Cashmere High will be first school to harvest electricity from footsteps

Cashmere High student Nola Smart accepts a $100,000 sustainability prize from United Arab Emirates vice president Sheikh Mohammed Bin Rashid, Mexico president Enrique Pena Nieto and Abu Dhabi Crown Prince Sheikh Mohammed Bin Zayed.

Cashmere High student Nola Smart accepts a $100,000 sustainability prize from United Arab Emirates vice president Sheikh Mohammed Bin Rashid, Mexico president Enrique Pena Nieto and Abu Dhabi Crown Prince Sheikh Mohammed Bin Zayed.

An energy-conscious Christchurch school has won $100,000 to install solar panels, a wind turbine, and kinetic energy-producing tiles.

After four years building its vision to become sustainable, Cashmere High School stood out among nearly 1500 entries from 97 countries to win the United Arab Emirates Government-funded Zayed Future Energy Prize.

Students Nola Smart, 17, and Lily Williams, 15, and teacher Leith Cooper travelled to Abu Dhabi to collect the award last week.

Principal Mark Wilson said the win came after one of its student-led interest groups, the Sustainability Council, started the ecoDriver project in 2012.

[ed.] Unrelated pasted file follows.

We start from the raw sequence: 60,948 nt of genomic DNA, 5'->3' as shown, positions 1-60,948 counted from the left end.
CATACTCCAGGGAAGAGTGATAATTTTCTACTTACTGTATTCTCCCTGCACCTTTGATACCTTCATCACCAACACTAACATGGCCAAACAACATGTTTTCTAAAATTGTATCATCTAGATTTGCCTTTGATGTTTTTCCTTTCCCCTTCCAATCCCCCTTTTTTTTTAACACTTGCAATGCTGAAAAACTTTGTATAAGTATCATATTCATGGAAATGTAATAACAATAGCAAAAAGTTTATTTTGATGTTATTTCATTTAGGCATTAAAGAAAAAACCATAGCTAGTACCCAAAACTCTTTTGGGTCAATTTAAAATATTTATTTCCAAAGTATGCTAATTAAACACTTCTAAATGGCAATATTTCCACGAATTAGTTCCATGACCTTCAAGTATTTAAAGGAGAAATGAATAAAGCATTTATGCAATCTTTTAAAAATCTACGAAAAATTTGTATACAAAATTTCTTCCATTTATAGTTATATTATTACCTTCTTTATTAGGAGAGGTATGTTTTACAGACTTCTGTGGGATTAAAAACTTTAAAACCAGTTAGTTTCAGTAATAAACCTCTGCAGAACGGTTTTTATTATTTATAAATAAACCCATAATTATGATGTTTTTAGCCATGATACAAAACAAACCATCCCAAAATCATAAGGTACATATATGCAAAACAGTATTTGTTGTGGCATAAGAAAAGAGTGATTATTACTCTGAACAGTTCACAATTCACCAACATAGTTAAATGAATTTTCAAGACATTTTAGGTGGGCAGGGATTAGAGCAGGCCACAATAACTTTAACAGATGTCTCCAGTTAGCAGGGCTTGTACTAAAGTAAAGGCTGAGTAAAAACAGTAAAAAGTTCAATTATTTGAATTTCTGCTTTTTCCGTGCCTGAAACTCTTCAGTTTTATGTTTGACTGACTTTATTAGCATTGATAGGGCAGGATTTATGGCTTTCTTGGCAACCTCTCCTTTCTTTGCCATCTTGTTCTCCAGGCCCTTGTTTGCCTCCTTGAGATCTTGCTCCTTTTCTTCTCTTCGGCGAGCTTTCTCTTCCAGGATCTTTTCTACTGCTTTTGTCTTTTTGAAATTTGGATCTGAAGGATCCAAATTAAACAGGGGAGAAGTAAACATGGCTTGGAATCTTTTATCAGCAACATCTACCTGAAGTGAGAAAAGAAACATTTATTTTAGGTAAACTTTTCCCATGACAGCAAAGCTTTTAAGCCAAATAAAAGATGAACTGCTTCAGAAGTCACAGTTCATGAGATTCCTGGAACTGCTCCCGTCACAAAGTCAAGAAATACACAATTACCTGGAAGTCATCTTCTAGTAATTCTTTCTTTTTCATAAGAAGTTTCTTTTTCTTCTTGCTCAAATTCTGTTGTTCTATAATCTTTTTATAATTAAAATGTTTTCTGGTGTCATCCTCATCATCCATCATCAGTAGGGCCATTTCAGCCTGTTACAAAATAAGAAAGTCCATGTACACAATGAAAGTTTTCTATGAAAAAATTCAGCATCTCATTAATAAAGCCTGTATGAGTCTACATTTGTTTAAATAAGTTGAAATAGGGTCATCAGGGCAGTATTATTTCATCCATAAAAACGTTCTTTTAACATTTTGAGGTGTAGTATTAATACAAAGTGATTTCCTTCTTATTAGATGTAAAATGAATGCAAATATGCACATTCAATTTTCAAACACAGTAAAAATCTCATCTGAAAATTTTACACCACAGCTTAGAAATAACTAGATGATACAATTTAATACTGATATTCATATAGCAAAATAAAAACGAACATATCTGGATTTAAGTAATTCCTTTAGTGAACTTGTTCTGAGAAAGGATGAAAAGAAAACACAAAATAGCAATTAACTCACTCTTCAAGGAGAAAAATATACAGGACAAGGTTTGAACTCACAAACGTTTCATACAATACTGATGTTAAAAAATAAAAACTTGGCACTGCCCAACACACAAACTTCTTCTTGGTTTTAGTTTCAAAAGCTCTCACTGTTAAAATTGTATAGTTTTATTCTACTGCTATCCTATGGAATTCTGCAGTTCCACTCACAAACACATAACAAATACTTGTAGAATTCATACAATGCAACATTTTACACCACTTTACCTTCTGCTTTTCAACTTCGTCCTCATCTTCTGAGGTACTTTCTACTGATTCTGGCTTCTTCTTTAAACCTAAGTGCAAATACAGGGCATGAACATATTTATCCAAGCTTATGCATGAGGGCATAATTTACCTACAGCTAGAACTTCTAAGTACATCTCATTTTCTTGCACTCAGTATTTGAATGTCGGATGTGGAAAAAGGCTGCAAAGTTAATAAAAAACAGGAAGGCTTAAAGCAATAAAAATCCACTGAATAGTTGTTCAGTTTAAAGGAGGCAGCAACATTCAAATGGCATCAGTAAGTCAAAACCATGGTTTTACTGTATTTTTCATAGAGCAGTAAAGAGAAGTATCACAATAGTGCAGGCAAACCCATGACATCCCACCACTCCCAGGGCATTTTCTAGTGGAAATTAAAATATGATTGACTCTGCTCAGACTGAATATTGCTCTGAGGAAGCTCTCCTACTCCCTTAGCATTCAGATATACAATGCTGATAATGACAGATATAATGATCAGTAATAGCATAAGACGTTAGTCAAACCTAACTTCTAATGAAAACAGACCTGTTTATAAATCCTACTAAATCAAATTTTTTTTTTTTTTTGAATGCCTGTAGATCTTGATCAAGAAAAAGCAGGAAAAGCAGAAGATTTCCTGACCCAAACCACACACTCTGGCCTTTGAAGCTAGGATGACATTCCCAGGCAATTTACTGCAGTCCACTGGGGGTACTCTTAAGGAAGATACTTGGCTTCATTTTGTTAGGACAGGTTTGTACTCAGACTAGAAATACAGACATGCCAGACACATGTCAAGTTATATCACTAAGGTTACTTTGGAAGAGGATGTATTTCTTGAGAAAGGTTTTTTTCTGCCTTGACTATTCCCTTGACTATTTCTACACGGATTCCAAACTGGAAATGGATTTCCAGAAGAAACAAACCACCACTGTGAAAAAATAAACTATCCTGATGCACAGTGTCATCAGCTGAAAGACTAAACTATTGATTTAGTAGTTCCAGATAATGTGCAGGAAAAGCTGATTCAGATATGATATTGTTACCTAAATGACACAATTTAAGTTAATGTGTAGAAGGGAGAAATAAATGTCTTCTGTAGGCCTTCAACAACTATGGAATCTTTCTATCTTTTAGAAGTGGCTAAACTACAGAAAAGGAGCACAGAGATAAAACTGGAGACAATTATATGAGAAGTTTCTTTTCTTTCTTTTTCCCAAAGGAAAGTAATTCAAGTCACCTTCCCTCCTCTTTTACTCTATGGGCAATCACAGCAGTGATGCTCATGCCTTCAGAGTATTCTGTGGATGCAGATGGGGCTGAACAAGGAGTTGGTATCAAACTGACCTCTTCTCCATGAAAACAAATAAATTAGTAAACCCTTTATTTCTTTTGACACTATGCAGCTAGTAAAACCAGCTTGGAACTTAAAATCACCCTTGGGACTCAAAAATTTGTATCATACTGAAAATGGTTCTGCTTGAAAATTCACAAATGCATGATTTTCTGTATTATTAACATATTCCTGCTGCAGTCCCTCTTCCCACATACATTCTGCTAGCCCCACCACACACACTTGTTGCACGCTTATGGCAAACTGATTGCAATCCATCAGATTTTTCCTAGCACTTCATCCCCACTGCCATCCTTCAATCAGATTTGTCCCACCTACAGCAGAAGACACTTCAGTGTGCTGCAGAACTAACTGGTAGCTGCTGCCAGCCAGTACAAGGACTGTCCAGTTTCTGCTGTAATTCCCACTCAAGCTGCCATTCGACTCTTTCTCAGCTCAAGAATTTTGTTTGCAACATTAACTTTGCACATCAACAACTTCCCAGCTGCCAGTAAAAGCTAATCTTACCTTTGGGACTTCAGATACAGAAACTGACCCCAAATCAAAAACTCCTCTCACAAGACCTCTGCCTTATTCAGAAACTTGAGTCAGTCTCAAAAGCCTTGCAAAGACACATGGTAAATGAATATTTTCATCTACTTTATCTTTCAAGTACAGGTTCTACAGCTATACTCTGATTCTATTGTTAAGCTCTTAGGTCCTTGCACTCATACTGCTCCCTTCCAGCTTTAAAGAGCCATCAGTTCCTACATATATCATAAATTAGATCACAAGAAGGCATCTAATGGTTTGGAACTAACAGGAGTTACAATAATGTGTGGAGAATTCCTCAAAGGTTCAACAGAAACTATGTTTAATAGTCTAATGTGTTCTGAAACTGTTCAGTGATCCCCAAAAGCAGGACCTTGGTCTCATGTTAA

The school had since cut its electricity usage by a third, including saving $30,000 a year by installing LED lightbulbs, and running a “Switch off” campaign.

“Our kids really took it up.”

Along with its energy saving accomplishments, Cashmere High’s innovative plans to produce its own energy caught the attention of judges for the international award.

Wilson said the oil-generating Middle Eastern country was trying to find other ways to encourage sustainability.

The money would fund its plans to install solar panels to reduce carbon emission by 5 tonnes per annum, and generate long-term savings of $30,000 over five years.

A New Zealand-designed wind turbine would become a “highly visible focal point”, attracting visitors to the school and generating significant education and publicity.

Piezoelectric floor tiles – which students walk and jump on to generate electricity to charge their mobile devices – would become a “fun and dynamic” way to educate about generating sustainable energy.

“It will be fairly revolutionary in what we’re going to be doing,” Wilson said.

“Ultimately the benefactor of this initiative will be the taxpayer. In a sense the school’s not going to be financially benefiting from this.”

Young people were observant too, and the school had to lead by example, he said.

“You can actually show the kids that not only are we trying to teach the good values and concepts around good sustainability, but we’re putting it into practice as well.

“This award will enable our school to invest in a new energy future that is sustainable and inspires teenagers in New Zealand to take action.

– STUFF
Reported by: JODY O’CALLAGHAN
January 24 2016.